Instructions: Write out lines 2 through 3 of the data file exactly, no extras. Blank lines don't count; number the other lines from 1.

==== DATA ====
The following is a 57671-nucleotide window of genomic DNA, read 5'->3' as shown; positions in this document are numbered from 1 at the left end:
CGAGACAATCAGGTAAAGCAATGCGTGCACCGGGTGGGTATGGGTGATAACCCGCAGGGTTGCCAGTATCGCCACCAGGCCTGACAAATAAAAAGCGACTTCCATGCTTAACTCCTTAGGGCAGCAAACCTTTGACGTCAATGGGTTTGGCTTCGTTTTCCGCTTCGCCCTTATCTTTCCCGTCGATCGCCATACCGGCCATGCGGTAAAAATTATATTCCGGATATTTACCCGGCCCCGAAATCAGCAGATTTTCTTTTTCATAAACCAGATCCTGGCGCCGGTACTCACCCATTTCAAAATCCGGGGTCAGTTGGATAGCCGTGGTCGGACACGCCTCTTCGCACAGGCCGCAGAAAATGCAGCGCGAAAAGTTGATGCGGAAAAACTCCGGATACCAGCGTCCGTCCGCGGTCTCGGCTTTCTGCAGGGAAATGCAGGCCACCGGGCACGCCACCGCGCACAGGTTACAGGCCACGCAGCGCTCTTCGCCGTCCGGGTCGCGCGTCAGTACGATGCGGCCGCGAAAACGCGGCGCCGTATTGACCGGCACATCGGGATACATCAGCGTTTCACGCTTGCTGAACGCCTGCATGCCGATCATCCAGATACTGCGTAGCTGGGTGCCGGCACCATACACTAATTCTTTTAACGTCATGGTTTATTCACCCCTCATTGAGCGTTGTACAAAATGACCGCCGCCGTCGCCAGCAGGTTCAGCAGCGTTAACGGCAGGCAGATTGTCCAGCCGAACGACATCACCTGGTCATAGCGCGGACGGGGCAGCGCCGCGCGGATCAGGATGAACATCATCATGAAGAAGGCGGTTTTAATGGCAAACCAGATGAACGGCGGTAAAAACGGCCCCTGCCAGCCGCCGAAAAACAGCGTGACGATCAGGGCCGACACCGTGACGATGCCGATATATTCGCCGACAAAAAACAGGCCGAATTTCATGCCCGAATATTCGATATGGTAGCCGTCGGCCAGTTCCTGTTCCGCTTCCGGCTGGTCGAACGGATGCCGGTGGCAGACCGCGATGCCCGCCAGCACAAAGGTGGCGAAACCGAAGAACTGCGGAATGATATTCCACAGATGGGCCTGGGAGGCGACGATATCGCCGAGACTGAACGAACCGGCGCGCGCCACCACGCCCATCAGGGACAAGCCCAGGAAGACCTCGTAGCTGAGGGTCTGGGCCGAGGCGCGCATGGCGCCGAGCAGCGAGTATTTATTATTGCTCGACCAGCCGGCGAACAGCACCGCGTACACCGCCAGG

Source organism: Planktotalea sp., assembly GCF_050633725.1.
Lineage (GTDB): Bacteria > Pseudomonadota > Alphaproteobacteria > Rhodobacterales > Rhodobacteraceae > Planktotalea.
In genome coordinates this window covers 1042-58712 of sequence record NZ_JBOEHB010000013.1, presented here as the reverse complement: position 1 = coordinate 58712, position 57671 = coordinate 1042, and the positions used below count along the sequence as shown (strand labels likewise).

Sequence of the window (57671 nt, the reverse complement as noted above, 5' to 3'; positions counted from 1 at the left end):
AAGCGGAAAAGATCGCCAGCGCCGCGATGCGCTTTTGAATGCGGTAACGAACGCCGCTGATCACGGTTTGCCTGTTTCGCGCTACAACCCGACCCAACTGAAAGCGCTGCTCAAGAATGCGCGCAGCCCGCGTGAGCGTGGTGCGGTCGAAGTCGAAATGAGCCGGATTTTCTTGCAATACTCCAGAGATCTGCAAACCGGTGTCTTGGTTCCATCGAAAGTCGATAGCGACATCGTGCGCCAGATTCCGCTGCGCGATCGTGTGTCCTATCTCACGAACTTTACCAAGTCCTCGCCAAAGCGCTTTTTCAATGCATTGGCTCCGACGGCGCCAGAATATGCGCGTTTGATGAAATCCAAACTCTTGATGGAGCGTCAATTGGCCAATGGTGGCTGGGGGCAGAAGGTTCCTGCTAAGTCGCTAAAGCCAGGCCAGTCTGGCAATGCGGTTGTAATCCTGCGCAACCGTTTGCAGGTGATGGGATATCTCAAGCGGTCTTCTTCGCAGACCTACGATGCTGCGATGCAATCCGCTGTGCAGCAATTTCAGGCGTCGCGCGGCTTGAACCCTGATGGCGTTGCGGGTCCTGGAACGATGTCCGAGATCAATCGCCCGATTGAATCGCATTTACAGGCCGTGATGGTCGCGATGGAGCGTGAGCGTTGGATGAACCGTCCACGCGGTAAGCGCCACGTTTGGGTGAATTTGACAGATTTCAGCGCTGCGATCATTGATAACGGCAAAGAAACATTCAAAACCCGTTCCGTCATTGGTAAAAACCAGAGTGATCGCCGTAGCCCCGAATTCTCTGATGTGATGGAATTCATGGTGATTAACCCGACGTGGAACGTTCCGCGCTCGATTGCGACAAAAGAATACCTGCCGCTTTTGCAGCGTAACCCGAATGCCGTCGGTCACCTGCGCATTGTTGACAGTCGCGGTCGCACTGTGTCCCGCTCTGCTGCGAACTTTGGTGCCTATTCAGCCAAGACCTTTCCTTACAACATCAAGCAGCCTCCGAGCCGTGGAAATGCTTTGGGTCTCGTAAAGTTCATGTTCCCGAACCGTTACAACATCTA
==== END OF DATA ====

CGAGACAATCAGGTAAAGCAATGCGTGCACCGGGTGGGTATGGGTGATAACCCGCAGGGTTGCCAGTATCGCCACCAGGCCTGACAAATAAAAAGCGACTTCCATGCTTAACTCCTTAGGGCAGCAAACCTTTGACGTCAATGGGTTTGGCTTCGTTTTCCGCTTCGCCCTTATCTTTCCCGTCGATCGCCATACCGGCCATGCGGTAAAAATTATATTCCGGATATTTACCCGGCCCCGAAATCAGCAGATTTTCTTTTTCATAAACCAGATCCTGGCGCCGGTACTCACCCATTTCAAAATCCGGGGTCAGTTGGATAGCCGTGGTCGGACACGCCTCTTCGCACAGGCCGCAGAAAATGCAGCGCGAAAAGTTGATGCGGAAAAACTCCGGATACCAGCGTCCGTCCGCGGTCTCGGCTTTCTGCAGGGAAATGCAGGCCACCGGGCACGCCACCGCGCACAGGTTACAGGCCACGCAGCGCTCTTCGCCGTCCGGGTCGCGCGTCAGTACGATGCGGCCGCGAAAACGCGGCGCCGTATTGACCGGCACATCGGGATACATCAGCGTTTCACGCTTGCTGAACGCCTGCATGCCGATCATCCAGATACTGCGTAGCTGGGTGCCGGCACCATACACTAATTCTTTTAACGTCATGGTTTATTCACCCCTCATTGAGCGTTGTACAAAATGACCGCCGCCGTCGCCAGCAGGTTCAGCAGCGTTAACGGCAGGCAGATTGTCCAGCCGAACGACATCACCTGGTCATAGCGCGGACGGGGCAGCGCCGCGCGGATCAGGATGAACATCATCATGAAGAAGGCGGTTTTAATGGCAAACCAGATGAACGGCGGTAAAAACGGCCCCTGCCAGCCGCCGAAAAACAGCGTGACGATCAGGGCCGACACCGTGACGATGCCGATATATTCGCCGACAAAAAACAGGCCGAATTTCATGCCCGAATATTCGATATGGTAGCCGTCGGCCAGTTCCTGTTCCGCTTCCGGCTGGTCGAACGGATGCCGGTGGCAGACCGCGATGCCCGCCAGCACAAAGGTGGCGAAACCGAAGAACTGCGGAATGATATTCCACAGATGGGCCTGGGAGGCGACGATATCGCCGAGACTGAACGAACCGGCGCGCGCCACCACGCCCATCAGGGACAAGCCCAGGAAGACCTCGTAGCTGAGGGTCTGGGCCGAGGCGCGCATGGCGCCGAGCAGCGAGTATTTATTATTGCTCGACCAGCCGGCGAACAGCACCGCGTACACCGCCAGG

Source organism: Planktotalea sp., assembly GCF_050633725.1.